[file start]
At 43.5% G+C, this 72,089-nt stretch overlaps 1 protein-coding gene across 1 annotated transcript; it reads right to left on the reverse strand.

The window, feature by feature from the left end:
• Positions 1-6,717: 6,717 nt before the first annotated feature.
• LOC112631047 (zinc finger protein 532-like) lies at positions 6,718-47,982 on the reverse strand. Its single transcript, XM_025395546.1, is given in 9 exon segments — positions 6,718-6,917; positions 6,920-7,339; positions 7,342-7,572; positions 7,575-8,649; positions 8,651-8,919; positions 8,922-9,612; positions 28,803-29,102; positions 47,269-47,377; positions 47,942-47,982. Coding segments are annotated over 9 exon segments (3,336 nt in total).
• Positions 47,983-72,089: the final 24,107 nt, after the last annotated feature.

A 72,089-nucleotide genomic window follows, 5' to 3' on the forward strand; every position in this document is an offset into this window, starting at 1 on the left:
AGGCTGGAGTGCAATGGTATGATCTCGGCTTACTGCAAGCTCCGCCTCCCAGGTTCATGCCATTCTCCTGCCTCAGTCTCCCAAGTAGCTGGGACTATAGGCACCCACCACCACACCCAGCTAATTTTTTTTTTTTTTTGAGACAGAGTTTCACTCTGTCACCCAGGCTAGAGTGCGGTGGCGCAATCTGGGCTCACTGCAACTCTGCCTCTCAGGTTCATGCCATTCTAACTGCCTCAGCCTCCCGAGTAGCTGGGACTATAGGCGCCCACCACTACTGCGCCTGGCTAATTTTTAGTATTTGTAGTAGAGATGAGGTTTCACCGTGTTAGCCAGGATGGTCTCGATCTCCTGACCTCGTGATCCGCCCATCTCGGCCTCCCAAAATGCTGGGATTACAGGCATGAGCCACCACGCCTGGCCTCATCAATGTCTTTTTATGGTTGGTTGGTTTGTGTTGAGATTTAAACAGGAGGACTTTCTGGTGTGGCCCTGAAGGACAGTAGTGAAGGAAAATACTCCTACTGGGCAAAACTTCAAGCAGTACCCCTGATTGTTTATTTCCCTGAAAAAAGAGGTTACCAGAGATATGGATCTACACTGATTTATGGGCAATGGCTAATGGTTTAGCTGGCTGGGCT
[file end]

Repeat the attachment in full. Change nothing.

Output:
At 43.5% G+C, this 72,089-nt stretch overlaps 1 protein-coding gene across 1 annotated transcript; it reads right to left on the reverse strand.

The window, feature by feature from the left end:
• Positions 1-6,717: 6,717 nt before the first annotated feature.
• LOC112631047 (zinc finger protein 532-like) lies at positions 6,718-47,982 on the reverse strand. Its single transcript, XM_025395546.1, is given in 9 exon segments — positions 6,718-6,917; positions 6,920-7,339; positions 7,342-7,572; positions 7,575-8,649; positions 8,651-8,919; positions 8,922-9,612; positions 28,803-29,102; positions 47,269-47,377; positions 47,942-47,982. Coding segments are annotated over 9 exon segments (3,336 nt in total).
• Positions 47,983-72,089: the final 24,107 nt, after the last annotated feature.

A 72,089-nucleotide genomic window follows, 5' to 3' on the forward strand; every position in this document is an offset into this window, starting at 1 on the left:
AGGCTGGAGTGCAATGGTATGATCTCGGCTTACTGCAAGCTCCGCCTCCCAGGTTCATGCCATTCTCCTGCCTCAGTCTCCCAAGTAGCTGGGACTATAGGCACCCACCACCACACCCAGCTAATTTTTTTTTTTTTTTGAGACAGAGTTTCACTCTGTCACCCAGGCTAGAGTGCGGTGGCGCAATCTGGGCTCACTGCAACTCTGCCTCTCAGGTTCATGCCATTCTAACTGCCTCAGCCTCCCGAGTAGCTGGGACTATAGGCGCCCACCACTACTGCGCCTGGCTAATTTTTAGTATTTGTAGTAGAGATGAGGTTTCACCGTGTTAGCCAGGATGGTCTCGATCTCCTGACCTCGTGATCCGCCCATCTCGGCCTCCCAAAATGCTGGGATTACAGGCATGAGCCACCACGCCTGGCCTCATCAATGTCTTTTTATGGTTGGTTGGTTTGTGTTGAGATTTAAACAGGAGGACTTTCTGGTGTGGCCCTGAAGGACAGTAGTGAAGGAAAATACTCCTACTGGGCAAAACTTCAAGCAGTACCCCTGATTGTTTATTTCCCTGAAAAAAGAGGTTACCAGAGATATGGATCTACACTGATTTATGGGCAATGGCTAATGGTTTAGCTGGCTGGGCT